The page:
I use Microsoft Authenticator app and it works decently with password less authentication for Microsoft accounts(and other 2FA sites as well). Dunno why WhatsApp codes are needed when delivering notifications why the installed app is more secure.

  3. owl said on August 11, 2023 at 2:40 am

    My family uses a VPN.
    On top of that, they are thorough the fingerprint resistance of the devices and apps we use, as well as Google and other tracking measures.
    So Google’s two-factor authentication “always considers our family as suspicious and blocks us”.
    Well, my family doesn’t care because we choose not to use services that require Google’s means.

    However, I fear that if all services require “two-factor authentication”, we may find ourselves in the same dilemma as Google.
    Our family has moved to a “digital detox” lifestyle, but the Japanese government has forced all citizens to use a “My Number Portal Card on the Web”.
    This is going against the SDGs, decarbonized and low-carbon society.

    1. owl said on August 11, 2023 at 2:51 am

      The use of the “My Number Portal Card on the Web” that the Japanese government forces all citizens to use is a means for the government to monitor and control all citizens (like Russia and China).
      In the system, the origin is the national uniform number system,the people were always opposed, but the ruling party forced it.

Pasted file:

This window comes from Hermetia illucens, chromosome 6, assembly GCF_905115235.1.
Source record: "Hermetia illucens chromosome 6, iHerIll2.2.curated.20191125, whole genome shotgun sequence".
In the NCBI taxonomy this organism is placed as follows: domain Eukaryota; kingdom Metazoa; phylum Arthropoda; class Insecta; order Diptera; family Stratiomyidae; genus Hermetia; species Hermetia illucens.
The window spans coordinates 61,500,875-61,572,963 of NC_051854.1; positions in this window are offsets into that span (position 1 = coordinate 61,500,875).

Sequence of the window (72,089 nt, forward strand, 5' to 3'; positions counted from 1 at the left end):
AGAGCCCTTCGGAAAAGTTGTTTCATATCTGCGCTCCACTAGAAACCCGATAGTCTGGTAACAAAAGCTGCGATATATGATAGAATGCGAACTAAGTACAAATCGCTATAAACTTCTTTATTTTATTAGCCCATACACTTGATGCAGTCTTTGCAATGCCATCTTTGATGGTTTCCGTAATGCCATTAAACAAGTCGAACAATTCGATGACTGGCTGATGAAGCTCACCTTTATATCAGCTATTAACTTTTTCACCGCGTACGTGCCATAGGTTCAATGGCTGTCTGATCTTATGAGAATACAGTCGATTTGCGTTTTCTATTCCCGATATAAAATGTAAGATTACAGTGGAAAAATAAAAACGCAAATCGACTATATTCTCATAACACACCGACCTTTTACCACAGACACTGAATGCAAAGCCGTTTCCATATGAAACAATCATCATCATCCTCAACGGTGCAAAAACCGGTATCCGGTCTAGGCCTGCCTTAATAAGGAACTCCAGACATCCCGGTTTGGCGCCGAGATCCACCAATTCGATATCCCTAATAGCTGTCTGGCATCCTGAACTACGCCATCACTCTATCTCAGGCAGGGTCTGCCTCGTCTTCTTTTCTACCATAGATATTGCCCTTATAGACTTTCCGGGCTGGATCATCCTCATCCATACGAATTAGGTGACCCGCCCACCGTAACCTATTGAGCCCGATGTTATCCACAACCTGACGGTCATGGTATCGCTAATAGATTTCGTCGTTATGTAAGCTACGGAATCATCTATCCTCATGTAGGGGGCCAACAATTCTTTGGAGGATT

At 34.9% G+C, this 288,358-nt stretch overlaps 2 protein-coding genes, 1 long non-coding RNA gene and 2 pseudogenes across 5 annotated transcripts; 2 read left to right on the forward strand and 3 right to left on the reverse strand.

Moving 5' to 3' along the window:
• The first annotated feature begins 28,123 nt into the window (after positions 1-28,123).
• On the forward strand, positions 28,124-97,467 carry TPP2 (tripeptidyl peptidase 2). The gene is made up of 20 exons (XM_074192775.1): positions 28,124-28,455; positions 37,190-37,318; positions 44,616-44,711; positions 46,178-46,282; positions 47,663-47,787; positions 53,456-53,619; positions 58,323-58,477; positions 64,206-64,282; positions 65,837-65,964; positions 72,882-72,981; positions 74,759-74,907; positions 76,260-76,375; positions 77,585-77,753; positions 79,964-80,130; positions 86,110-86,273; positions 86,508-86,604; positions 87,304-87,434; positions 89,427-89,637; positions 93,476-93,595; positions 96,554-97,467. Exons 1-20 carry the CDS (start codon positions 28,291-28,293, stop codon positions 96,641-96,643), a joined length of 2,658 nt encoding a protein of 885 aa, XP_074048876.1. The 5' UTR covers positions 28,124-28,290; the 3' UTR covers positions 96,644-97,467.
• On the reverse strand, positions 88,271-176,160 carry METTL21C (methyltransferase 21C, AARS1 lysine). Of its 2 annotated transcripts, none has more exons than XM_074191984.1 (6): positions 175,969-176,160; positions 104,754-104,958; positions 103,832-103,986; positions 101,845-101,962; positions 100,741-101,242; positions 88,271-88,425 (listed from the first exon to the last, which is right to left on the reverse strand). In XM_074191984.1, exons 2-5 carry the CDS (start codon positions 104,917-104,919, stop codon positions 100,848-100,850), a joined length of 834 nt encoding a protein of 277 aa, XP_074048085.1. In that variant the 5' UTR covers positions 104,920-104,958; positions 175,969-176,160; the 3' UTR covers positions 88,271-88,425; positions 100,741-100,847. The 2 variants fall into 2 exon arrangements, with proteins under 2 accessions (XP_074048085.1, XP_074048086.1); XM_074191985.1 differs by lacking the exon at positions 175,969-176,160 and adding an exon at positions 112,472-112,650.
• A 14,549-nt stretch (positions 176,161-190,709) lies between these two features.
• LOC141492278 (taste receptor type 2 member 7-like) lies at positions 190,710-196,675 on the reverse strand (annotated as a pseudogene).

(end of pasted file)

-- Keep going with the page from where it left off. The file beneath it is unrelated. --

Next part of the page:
1. owl said on August 11, 2023 at 4:45 am

        Similar case study
        Some excerpts are quoted below:

        Well, it finally happened to me. I was blocked out of a website I need for work because of Cloudflare. And I have no idea if or when I’ll be let back in.

        The Web Integrity API proposal that has so many people and companies in uproar about the future of the web is precisely this kind of proposal. If and when financial companies opt in to remote attestation policies for their websites, it will place greater restrictions on the types of hardware, operating systems, and software individuals can use. I understand that there are legitimately good reasons to block certain combinations of hardware and software, say old devices with known vulnerabilities that cannot get patched. But decisions like this from corporate entities always seem to have motivated reasoning that increases the control of corporations at the cost of the freedoms or rights of individuals.

  4. Riley Reid said on August 10, 2023 at 10:54 pm


    1. Tachy said on August 11, 2023 at 6:46 am

      That is the best documentary of all time.

  5. dmacleo said on August 10, 2023 at 8:27 pm

    ms authentication app barely works as it is.

  6. Tachy said on August 10, 2023 at 5:45 pm

    Authentication via social media?

    One thing never changes, there is always something dumber.

  7. John G. said on August 10, 2023 at 3:40 pm

    Worst decision of the week. IMHO the Whatsapp app is insecure as hell to receive codes or whatever because it’s difficult to see the legitimacy of the sender. SMS is even better because you can trace the sender. Indeed the email option is not 100% secure neither. The best solution is the creation of its own app and receive notifications through it, clearly secured an ciphered side by side. Thanks for the article by the way. :]